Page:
- UNICEF (the UN Children’s Fund) has developed a manual for football coaches, designed to encourage them to talk to boys about violence against women and girls, in order to promote a culture of non-violence and non-discrimination.
- In Sri Lanka, the Equal Access to Justice Project, supported by UNDP, has provided training to women and men working as ‘first respondents’ – including welfare officers, crèche attendants, and midwives – to support victims of violence at village level. The programmes have been targeted in areas where relatively high incidences of alcoholism contribute to high rates of gender-based violence, and in former conflict-affected areas.
- In Liberia, UNHCR – the UN Refugee Agency – and its partners supported the establishment of a new community health department and organized community health committees and volunteers. The volunteers participated in awareness-raising sessions on primary health care, reproductive health, sexual and gender-based violence and HIV/AIDS.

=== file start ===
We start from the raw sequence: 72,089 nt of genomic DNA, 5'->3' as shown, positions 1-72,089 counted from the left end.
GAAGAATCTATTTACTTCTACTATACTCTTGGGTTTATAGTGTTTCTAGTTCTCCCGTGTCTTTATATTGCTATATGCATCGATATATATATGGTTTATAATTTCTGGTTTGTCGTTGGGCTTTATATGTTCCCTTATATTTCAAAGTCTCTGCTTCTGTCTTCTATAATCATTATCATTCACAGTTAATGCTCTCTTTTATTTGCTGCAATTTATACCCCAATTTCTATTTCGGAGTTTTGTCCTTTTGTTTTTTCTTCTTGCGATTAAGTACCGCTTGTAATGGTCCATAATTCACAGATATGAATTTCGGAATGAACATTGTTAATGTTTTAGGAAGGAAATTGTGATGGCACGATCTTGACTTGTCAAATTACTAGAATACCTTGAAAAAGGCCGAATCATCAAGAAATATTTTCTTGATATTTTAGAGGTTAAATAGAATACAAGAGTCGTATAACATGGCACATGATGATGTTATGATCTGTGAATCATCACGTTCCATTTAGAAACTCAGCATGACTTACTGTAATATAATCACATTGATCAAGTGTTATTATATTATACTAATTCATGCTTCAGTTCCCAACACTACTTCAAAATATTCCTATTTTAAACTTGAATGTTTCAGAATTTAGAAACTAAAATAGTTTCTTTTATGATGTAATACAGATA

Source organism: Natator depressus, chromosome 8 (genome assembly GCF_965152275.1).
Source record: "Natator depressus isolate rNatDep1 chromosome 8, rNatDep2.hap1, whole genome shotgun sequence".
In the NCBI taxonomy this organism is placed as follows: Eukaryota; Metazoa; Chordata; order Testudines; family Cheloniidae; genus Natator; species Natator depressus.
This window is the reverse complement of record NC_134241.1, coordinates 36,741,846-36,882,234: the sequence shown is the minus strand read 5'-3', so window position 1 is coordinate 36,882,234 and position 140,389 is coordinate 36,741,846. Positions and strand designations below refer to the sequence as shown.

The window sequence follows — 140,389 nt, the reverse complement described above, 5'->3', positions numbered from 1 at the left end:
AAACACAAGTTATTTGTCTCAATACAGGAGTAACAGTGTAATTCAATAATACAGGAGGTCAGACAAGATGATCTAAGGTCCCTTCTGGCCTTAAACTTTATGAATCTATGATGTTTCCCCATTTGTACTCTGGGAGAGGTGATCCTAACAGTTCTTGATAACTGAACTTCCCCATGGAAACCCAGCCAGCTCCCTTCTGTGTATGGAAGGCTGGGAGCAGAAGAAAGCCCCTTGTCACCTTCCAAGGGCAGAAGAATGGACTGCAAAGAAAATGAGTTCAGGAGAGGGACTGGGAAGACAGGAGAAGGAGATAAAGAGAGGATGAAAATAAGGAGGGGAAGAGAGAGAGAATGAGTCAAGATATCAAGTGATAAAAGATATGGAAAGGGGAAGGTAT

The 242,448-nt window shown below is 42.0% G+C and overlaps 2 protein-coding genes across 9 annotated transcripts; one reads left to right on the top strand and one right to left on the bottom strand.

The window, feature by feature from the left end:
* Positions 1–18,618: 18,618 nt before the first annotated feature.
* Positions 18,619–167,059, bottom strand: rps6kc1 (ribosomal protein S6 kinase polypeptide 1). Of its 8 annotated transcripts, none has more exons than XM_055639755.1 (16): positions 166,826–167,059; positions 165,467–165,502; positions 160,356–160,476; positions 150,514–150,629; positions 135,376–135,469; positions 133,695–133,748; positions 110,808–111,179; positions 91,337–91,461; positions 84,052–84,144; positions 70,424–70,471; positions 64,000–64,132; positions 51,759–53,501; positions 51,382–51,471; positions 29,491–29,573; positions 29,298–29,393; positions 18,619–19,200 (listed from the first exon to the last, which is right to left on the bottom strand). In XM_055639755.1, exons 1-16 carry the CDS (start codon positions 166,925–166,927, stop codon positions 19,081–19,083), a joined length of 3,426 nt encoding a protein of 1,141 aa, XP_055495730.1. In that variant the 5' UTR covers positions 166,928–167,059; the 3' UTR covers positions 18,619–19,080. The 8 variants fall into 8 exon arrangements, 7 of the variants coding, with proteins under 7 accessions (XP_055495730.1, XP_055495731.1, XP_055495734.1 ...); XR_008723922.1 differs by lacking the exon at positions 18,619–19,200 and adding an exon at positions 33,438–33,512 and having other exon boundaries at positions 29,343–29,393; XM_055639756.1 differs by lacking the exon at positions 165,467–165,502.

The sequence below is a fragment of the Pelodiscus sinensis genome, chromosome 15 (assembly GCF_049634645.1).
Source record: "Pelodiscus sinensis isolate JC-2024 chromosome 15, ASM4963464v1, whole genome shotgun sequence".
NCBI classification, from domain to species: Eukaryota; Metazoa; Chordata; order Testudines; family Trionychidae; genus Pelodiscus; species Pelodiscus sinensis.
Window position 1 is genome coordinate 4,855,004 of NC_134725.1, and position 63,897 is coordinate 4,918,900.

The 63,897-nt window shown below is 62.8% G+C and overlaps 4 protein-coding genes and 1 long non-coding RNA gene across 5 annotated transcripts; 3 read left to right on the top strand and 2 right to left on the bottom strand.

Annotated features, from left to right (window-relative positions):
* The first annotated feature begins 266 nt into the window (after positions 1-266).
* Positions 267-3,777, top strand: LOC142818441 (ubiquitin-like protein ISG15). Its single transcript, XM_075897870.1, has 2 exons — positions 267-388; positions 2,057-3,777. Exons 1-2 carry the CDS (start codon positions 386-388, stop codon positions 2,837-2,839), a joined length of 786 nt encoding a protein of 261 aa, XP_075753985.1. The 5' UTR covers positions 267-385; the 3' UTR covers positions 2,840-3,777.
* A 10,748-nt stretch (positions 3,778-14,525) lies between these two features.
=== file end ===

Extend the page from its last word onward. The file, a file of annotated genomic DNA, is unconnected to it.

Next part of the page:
- UNFPA used the occasion of the 2010 FIFA World Cup in South Africa for the global release of the Breakaway video-game, which uses football as the medium to address violence against women,: http://www.breakawaygame.com
Engaging men and boys
Reflecting the priority placed on ending violence against women and girls by Secretary-General Ban, his Network of Men Leaders – launched in November 2009 – supports the work of women around the world to defy destructive stereotypes, embrace equality, and inspire men and boys everywhere to speak out against violence.